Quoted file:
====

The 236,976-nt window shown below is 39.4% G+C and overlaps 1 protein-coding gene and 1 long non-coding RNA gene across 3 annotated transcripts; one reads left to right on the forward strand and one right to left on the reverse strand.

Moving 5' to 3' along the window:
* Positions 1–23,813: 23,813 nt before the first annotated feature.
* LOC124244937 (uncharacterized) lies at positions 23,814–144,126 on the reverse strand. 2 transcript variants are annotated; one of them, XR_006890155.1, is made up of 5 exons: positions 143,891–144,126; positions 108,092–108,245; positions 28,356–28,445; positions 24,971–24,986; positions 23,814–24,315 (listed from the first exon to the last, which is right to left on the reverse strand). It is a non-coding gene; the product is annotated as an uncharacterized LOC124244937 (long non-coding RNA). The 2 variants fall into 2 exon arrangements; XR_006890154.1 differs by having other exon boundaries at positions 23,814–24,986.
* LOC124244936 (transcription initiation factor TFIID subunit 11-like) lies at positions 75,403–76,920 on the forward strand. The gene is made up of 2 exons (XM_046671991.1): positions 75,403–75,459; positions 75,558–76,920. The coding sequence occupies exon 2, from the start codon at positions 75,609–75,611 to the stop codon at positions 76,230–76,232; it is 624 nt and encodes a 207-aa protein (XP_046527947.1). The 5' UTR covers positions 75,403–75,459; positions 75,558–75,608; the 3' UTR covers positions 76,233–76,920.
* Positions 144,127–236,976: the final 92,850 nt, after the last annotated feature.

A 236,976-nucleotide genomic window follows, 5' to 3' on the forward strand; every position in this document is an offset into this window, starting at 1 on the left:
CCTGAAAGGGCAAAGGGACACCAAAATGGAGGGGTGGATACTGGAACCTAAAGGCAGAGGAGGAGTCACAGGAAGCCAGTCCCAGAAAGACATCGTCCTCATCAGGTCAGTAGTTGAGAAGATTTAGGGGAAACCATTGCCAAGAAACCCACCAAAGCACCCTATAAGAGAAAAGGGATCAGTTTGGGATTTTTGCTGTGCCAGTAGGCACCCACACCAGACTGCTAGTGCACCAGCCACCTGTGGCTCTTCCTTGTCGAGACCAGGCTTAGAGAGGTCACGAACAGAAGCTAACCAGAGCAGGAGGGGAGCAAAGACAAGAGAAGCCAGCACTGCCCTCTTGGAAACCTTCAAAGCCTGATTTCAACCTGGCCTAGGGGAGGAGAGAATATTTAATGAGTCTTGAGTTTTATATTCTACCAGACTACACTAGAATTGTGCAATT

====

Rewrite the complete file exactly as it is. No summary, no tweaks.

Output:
The 236,976-nt window shown below is 39.4% G+C and overlaps 1 protein-coding gene and 1 long non-coding RNA gene across 3 annotated transcripts; one reads left to right on the forward strand and one right to left on the reverse strand.

Moving 5' to 3' along the window:
* Positions 1–23,813: 23,813 nt before the first annotated feature.
* LOC124244937 (uncharacterized) lies at positions 23,814–144,126 on the reverse strand. 2 transcript variants are annotated; one of them, XR_006890155.1, is made up of 5 exons: positions 143,891–144,126; positions 108,092–108,245; positions 28,356–28,445; positions 24,971–24,986; positions 23,814–24,315 (listed from the first exon to the last, which is right to left on the reverse strand). It is a non-coding gene; the product is annotated as an uncharacterized LOC124244937 (long non-coding RNA). The 2 variants fall into 2 exon arrangements; XR_006890154.1 differs by having other exon boundaries at positions 23,814–24,986.
* LOC124244936 (transcription initiation factor TFIID subunit 11-like) lies at positions 75,403–76,920 on the forward strand. The gene is made up of 2 exons (XM_046671991.1): positions 75,403–75,459; positions 75,558–76,920. The coding sequence occupies exon 2, from the start codon at positions 75,609–75,611 to the stop codon at positions 76,230–76,232; it is 624 nt and encodes a 207-aa protein (XP_046527947.1). The 5' UTR covers positions 75,403–75,459; positions 75,558–75,608; the 3' UTR covers positions 76,233–76,920.
* Positions 144,127–236,976: the final 92,850 nt, after the last annotated feature.

A 236,976-nucleotide genomic window follows, 5' to 3' on the forward strand; every position in this document is an offset into this window, starting at 1 on the left:
CCTGAAAGGGCAAAGGGACACCAAAATGGAGGGGTGGATACTGGAACCTAAAGGCAGAGGAGGAGTCACAGGAAGCCAGTCCCAGAAAGACATCGTCCTCATCAGGTCAGTAGTTGAGAAGATTTAGGGGAAACCATTGCCAAGAAACCCACCAAAGCACCCTATAAGAGAAAAGGGATCAGTTTGGGATTTTTGCTGTGCCAGTAGGCACCCACACCAGACTGCTAGTGCACCAGCCACCTGTGGCTCTTCCTTGTCGAGACCAGGCTTAGAGAGGTCACGAACAGAAGCTAACCAGAGCAGGAGGGGAGCAAAGACAAGAGAAGCCAGCACTGCCCTCTTGGAAACCTTCAAAGCCTGATTTCAACCTGGCCTAGGGGAGGAGAGAATATTTAATGAGTCTTGAGTTTTATATTCTACCAGACTACACTAGAATTGTGCAATT